It's quite possible, indeed likely, that your computer and router isn't in the same place as your BT master socket. Well, good news - most of us are in the same boat. So this part provides what you need to serve those extensions too. I think this is an appropriate time to mention that in these cases, you'll need to use an appropriate cable type for the ADSL extension job and not an old stinky telephone extension cable bought from Woolies (God rest its soul) in 1975. I've discussed this at length in this article and by completely coincidental chance Clarity also provides the exact ADSL extension cabling packages used by your friendly Openreach engineer during an often-costly, paid-for BT/Openreach ADSL installation) which will plug into the ADSL socket on this ADSL Adaptor faceplate OR if you practice neatness and professionalism, are a technogeek, or it suits larger cabling plans, can be directly wired to the terminals on the rear.


So instead of just a single standard telephone socket on the front as per the standard fit voice-only faceplate on BT NTE5 master line boxes, the (modified) BT ADSL Adaptor gives you two sockets AND hardwiring terminals. Read on for more detailed, um, details...





What it provides

THE BT SOCKET is a standard "BT-style" telephone socket (or type "631A" socket if you like to be correct/pedantic) which is now filtered so that the noise of ADSL is removed from it and so that it in turn doesn't overlap the ADSL signal.

On the BACK there's a small IDC connector block for extensions to be neatly hardwired onto, so that all your extensions, once transplanted to this new faceplate, are once again made safe and correct for voice equipment use, having had the ADSL signal stripped off.



Just to be ultra-clear:

All telephones of all types, faxes, SKY boxes, dial-up modems, alarm panels which use modems - ALL these things need to work behind an ADSL filter to keep them isolated from the ADSL signal on the line. So any of these things connected to the phone line need to either be plugged in via the filtered telephone socket on the front, or via extension cabling connected to the filtered hardwire terminals on the back*. ADSL hardware (i.e. the ADSL router or ADSL modem) is never filtered, and can never be connected on the filtered side of a microfilter. For this, see about three paragraphs down...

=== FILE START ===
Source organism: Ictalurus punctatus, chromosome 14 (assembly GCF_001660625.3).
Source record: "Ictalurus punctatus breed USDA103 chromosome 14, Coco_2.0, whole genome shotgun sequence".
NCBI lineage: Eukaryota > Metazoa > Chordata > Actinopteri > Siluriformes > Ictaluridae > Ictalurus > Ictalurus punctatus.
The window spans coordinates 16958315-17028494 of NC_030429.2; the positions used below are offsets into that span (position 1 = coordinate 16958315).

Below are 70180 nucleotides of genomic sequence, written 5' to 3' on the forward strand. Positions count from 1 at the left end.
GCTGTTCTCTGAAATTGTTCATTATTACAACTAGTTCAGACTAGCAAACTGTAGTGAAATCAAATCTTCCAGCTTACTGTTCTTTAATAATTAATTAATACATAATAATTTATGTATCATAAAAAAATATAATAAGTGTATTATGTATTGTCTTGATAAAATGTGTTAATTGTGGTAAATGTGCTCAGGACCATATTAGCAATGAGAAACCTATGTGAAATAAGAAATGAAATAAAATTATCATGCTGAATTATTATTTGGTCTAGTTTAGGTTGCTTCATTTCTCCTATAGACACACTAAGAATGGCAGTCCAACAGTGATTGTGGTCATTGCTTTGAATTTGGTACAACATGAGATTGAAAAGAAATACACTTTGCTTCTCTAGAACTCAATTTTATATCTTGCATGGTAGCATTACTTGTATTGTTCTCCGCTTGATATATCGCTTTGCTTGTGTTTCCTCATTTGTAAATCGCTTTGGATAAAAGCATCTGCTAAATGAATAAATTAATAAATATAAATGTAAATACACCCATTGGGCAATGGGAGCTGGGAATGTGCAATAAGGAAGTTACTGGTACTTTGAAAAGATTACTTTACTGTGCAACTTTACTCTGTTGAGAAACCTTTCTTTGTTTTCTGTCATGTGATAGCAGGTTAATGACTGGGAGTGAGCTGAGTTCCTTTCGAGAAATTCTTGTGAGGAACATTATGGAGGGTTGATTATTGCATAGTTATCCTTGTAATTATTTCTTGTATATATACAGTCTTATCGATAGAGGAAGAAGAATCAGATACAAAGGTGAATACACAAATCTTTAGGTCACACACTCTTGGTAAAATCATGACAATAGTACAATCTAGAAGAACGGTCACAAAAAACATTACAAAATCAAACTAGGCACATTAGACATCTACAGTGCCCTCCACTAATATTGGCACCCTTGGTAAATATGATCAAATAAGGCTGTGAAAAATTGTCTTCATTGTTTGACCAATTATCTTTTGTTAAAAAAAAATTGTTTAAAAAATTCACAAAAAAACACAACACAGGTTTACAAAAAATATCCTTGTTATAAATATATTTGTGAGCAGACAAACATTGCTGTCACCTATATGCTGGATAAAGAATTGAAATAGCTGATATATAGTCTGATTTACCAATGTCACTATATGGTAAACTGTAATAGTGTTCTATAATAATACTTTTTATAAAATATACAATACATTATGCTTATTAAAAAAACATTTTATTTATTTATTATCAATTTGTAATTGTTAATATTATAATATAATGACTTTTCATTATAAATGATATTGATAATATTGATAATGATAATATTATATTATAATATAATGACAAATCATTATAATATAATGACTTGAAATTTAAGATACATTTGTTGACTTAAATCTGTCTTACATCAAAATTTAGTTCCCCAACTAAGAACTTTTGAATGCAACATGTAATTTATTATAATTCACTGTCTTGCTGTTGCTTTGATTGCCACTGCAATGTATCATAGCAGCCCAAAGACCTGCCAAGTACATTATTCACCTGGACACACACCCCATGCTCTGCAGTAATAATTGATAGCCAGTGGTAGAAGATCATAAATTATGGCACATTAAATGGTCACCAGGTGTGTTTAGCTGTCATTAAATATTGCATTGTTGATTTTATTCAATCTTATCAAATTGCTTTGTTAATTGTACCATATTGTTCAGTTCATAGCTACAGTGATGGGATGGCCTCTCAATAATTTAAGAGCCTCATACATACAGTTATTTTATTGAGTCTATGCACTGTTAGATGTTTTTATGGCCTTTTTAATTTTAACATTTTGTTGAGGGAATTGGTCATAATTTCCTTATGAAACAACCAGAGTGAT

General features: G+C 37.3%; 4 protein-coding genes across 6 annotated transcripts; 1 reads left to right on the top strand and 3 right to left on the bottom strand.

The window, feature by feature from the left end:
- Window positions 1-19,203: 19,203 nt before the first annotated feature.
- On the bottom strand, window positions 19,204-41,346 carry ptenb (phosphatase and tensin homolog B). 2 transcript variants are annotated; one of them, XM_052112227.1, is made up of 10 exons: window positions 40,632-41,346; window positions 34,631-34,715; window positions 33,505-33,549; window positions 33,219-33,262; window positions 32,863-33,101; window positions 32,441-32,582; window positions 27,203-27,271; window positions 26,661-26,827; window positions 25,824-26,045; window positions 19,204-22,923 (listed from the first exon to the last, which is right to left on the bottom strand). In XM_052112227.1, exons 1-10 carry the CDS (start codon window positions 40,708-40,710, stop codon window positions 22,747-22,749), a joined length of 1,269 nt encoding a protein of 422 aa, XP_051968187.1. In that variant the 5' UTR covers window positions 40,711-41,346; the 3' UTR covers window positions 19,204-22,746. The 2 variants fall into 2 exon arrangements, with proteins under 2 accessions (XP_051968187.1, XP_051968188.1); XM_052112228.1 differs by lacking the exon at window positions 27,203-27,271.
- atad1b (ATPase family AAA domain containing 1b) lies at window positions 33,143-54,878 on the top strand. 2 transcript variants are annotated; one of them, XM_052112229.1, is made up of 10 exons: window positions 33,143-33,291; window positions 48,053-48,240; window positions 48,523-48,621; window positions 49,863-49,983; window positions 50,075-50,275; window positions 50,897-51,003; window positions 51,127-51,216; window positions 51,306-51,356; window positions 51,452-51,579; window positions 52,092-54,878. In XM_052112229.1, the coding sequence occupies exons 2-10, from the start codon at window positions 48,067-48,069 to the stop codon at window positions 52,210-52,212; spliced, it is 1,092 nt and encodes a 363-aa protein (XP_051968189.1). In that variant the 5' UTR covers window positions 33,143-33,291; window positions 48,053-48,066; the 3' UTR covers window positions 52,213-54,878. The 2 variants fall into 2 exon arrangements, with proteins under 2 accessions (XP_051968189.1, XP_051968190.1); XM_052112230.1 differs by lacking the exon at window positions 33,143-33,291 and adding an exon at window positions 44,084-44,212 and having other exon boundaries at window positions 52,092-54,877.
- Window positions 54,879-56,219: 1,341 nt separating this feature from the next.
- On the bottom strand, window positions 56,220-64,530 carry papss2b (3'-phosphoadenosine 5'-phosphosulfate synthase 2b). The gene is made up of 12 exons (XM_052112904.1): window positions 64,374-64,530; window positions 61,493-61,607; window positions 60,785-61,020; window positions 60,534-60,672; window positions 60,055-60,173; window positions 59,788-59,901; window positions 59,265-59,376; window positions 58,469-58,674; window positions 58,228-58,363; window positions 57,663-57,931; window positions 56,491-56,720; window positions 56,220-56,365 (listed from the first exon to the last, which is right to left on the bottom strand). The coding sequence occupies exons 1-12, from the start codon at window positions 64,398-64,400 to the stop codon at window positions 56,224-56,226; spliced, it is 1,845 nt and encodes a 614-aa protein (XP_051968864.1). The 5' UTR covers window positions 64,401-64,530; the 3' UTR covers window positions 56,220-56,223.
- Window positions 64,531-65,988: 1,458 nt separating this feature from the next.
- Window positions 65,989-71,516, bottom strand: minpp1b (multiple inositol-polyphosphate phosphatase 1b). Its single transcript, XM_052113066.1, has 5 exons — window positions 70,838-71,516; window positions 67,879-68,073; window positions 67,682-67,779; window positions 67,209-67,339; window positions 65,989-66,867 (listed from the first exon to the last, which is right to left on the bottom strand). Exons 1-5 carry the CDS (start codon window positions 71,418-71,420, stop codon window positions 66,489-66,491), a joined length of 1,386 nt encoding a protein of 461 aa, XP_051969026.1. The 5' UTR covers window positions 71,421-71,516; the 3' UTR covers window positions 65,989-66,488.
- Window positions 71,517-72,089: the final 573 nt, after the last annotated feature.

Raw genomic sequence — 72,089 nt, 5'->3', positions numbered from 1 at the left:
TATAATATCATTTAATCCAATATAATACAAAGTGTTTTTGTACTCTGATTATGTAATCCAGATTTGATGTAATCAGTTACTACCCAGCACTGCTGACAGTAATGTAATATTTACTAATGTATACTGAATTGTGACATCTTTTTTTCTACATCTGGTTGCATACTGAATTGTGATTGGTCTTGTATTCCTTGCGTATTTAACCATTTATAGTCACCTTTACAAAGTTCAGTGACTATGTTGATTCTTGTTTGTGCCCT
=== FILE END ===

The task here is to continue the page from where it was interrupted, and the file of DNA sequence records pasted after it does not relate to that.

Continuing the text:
*And/or you can also provide another filtering device at an extension location if you send only an unfiltered cable to it but still want to serve any POTS hardware there - more about that in our Extensions Guide.

THE ADSL SOCKET is an RJ45 socket. Importantly, an RJ45 socket can happily accept both RJ45 plugs and RJ11 plugs, so either is fine there. Most modem cables (both supplied with ADSL modems/routers and aftermarket) have an RJ11 plug on each end, so that's handy.


On the BACK of this modified version we've now also provided extra terminals for direct connection of a wire pair to serve an ADSL-carrying extension cable. An ADSL-serving cable is not filtered (remember only POTS hardware should be on the filtered side of an ADSL filter). It's absolutely possible to still serve a telephone or other POTS device on this extension, but in that case you will need to provide a filtering solution at the far end for it. Luckily we have all the bases covered and sell the parts you'll need if you'd like to do that. READ about it HERE and GET the parts HERE


An alternative method equally often used is to send both a filtered wire pair (for POTS) and unfiltered wire pair (for ADSL) along the extension cable together. Again, we have the bits you'd need to do this, and indeed I've written it up and discussed it in some detail in that link at the end of the last paragraph.


Already sound about right for your cunning plans?

OK, here's a button to order one:





What's this "NTE5" you're on about, and how can I tell if my master's an NTE5 or what?

Pretty much every BT Master linebox installed for yeeeeears (since the mid-late 80's - 1986 rings a bell in my head) has been the NTE5A form. "NTE5" is a standard registered design. There are a couple of NTE5 variants in the world, but the detachable faceplates are all totally interchangable - that's the point of them. The variations are only related to the type of connectors they use on the back of the main box, where the actual BT line is connected, and which you shouldn't ever even see.